The big question facing all companies in the online grocery/home delivery space is whether they can earn enough money in this low margin business to make it work. The difficulty in making a profit is often referenced in discussions where the demise of early pioneers such as Streamline (ceased operations in 2000) and Webvan (2001) are still brought up to this day. To be fair, there are companies such as Peapod and others that have made a go of the business, but it remains a niche market with growth limits that go with it.
There has been some trepidation that AmazonFresh, Amazon.com's nascent same- and next-day grocery delivery service, would expand beyond its first test market in Seattle and sweep into other metropolitan areas leaving the carnage of other grocers in its path. The thinking behind the fear was that Amazon would follow its traditional game plan and forego profits to gain market share. With its low overhead, Amazon as it has done in the past, would undercut existing competition.
A USA Today report, however, suggests that Amazon may be taking a different approach. The article cited a market basket study by RetailNet Group, which found that AmazonFresh's prices were higher than those charged by Walmart To Go, Instacart and physical stores. Amazon's prices were lower than Safeway's home delivery service.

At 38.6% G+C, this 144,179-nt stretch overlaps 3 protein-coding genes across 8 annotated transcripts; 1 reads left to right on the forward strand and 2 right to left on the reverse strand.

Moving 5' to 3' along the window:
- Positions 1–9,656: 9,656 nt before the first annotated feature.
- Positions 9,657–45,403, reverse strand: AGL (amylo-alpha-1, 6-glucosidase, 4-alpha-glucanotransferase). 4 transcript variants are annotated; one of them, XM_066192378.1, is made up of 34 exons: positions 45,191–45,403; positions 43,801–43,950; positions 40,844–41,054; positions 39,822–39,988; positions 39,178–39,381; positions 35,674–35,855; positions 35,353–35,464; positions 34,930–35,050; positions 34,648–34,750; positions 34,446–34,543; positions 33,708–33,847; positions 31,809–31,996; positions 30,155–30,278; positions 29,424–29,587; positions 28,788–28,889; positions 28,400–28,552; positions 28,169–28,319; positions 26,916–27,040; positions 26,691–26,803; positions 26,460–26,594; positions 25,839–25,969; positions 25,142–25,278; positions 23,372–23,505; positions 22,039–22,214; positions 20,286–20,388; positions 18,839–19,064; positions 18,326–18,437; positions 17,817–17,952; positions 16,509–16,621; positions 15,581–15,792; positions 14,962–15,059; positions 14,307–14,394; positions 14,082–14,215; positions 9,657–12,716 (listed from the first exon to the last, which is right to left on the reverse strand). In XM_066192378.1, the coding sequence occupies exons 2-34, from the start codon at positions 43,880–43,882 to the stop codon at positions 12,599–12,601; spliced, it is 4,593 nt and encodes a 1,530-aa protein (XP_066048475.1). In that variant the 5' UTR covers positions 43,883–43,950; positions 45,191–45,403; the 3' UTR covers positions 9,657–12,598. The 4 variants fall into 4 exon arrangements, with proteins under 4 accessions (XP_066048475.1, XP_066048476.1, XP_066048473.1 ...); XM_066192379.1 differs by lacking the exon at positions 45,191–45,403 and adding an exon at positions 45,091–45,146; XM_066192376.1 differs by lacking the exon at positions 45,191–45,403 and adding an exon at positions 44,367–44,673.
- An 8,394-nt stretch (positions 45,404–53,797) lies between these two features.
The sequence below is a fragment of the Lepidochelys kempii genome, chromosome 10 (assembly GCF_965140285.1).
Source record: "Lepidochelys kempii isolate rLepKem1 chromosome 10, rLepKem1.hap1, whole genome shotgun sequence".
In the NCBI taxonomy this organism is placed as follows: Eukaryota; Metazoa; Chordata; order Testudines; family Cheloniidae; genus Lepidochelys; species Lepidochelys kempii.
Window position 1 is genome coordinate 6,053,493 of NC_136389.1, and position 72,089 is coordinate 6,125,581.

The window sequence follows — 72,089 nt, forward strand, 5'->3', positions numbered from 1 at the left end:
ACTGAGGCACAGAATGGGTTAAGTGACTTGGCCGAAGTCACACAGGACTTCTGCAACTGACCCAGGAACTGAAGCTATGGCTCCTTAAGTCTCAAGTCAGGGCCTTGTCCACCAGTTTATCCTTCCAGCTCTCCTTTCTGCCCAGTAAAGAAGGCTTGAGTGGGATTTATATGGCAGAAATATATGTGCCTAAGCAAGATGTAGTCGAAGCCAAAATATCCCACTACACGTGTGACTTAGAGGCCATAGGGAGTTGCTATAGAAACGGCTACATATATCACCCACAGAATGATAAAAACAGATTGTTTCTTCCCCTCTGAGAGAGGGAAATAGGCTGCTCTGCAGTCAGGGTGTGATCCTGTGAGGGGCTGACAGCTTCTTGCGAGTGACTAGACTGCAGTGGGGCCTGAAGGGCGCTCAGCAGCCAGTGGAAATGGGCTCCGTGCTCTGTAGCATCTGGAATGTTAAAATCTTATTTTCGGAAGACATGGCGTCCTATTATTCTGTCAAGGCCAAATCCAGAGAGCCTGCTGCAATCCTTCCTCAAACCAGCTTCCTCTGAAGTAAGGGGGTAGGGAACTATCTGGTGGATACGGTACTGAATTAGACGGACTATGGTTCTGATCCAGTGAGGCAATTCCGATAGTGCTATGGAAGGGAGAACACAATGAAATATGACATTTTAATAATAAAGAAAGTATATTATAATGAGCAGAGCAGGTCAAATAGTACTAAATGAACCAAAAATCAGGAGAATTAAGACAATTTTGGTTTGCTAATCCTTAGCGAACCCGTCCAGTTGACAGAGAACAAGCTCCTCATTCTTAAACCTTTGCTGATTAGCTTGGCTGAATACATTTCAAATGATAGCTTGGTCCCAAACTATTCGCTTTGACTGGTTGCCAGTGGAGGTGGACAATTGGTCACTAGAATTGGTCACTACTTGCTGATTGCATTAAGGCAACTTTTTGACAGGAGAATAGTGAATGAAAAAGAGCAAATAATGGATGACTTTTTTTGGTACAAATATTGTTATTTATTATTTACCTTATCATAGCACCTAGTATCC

Amazon is also charging an annual fee of $299 for consumers who use its Fresh service. Included in the fee is an annual membership in Amazon Prime as well as the perk of no additional charges on any grocery orders of $35 or more.
Tom Furphy, CEO of Consumer Equity Partners, helped run AmazonFresh for about four years.
"They will serve a less price conscious and time-starved customer," Mr. Furphy told USA Today. "They want people to feel good about the prices, but it's about convenience rather than the lowest prices."
In a RetailWire discussion in June, Richard George, professor of food marketing at the Haub School of Business at St. Joseph's University, said AmazonFresh had achieved about a five percent share of market in Seattle during the five years the service had been in test there.
Interestingly, along with news of AmazonFresh came another report that Amazon plans to launch a new service next year for Prime members called Pantry. The idea is that the company will deliver items in large set-sized boxes. A USA Today report suggested that the move would take direct aim at warehouse clubs. The service would pull together a selection from about 2,000 typical center store items, packaged in a box not to exceen a specific weight limit.
How likely do you think it is that current Amazon Prime members will become AmazonFresh customers as the company enters new markets?